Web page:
Boyd K. Packer, president of the Quorum of the Twelve Apostles of The Church of Jesus Christ of Latter-day Saints, died at home July 3.
He died of health complications due to his age, according to Mormon Newsroom.
“I am a little sad,” Ellie Miller a sophomore studying business management said. “He was a spiritual giant who taught me a lot growing up.”
President Packer was serving as president of the Quorum of the Twelve Apostles at the time of his passing, a position he held since Feb 3, 2008.
President Packer is the second apostle from The Church of Jesus Christ of Latter Day Saints to die this year. Elder L. Tom Perry died of cancer at age 93 on May 30.
“I’m kinda sad because him and Perry were my favorites, and they both died this year,” said Katrina Brown, a senior studying fine arts.
A new apostle has not been ordained since after the death of Elder Joseph B. Worthlin in 2008.
“I assure you that the Church is in good hands,” said President Thomas S. Monson, of the Church said. “The system set up for the Council of the First Presidency and Quorum of the Twelve assures that it will always be in good hands and that, come what may, there is no need to worry or to fear. Our Savior, Jesus Christ, whom we follow, whom we worship, and whom we serve, is ever at the helm.”
Georgina Dibble, a senior studying English, said she is not worried about the vacancy left by President Packer.
“It’s sad that he died, but I don’t think it’s worrying at all,” Dibble said. “I know there is a chain that they follow, so it’s not something that we need to worry about.”
Apostles are chosen through inspiration by the president of the Church, sustained by the general membership of the Church, and ordained by the First Presidency and Quorum of the Twelve Apostles by the laying on of hands.
When a vacancy occurs, a replacement in the Quorum of the Twelve is called by the President of the Church, who receives inspiration in extending the call, according to the Church’s website.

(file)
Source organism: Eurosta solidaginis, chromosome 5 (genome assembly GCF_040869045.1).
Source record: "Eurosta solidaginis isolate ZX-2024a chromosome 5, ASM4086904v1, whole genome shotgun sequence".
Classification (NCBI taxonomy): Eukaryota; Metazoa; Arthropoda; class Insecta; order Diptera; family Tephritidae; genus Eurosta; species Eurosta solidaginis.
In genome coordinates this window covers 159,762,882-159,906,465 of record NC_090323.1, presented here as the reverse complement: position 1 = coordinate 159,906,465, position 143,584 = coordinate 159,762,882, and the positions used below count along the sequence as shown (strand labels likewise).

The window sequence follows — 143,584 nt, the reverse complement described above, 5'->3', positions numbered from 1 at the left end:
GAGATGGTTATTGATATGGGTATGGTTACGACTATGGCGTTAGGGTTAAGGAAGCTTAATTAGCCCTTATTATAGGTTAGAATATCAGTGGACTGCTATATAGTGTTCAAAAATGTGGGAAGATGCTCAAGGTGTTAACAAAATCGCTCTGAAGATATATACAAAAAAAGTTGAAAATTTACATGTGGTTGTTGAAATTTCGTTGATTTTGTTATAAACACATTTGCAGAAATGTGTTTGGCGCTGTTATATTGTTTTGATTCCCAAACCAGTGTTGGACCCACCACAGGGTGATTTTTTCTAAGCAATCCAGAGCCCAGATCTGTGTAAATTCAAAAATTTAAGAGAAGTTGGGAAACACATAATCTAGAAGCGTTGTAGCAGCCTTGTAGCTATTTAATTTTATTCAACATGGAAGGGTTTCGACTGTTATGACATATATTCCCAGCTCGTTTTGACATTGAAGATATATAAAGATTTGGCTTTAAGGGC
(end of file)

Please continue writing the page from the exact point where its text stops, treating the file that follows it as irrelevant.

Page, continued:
The new member of the Twelve might be called from one of the Quorums of the Seventy, which are made up of general authorities who are senior leaders in the Church, or from general Church membership around the world, according to Mormon Newsroom.
Seniority in the Quorum of the Twelve is determined by the date an apostle is called rather than by age.
Brenda Obando a senior studying business management, said she is familiar with the process of selecting a new member of the Quorum of the Twelve Apostles.
“The Quorum of the Twelve Apostles gathers together and they propose names, especially the general authorities,” Obando said. “I don’t know how many names, but they interview them. It has to be unanimous in the First Presidency.”
Elder Russell M. Nelson of the Quorum of the Twelve Apostles said in a October 2014 general conference address, “Sustaining the Prophets,” that leaders in the Church are called by the authority of God.
“All leaders in the Lord’s Church are called by proper authority,” Nelson said. “No prophet or any other leader in this Church for that matter, has ever called himself or herself. No prophet has ever been elected. The Lord made that clear when he said, ‘Ye have not chosen me, but I have chosen you, and ordained you’. You and I do not ‘vote’ on Church leaders at any level. We do, though, have the privilege of sustaining them.”
Bryan McNeil, a sophomore studying computer information technology, said that although it is sad when an apostle passes away, such as President Packer, but he is comforted by the knowledge that a new apostle will be chosen to lead the Church.
“All the problems nowadays—things change a lot—things are different than Jesus’ time, so it’s nice to know we’re always prepared for what’s going to happen.”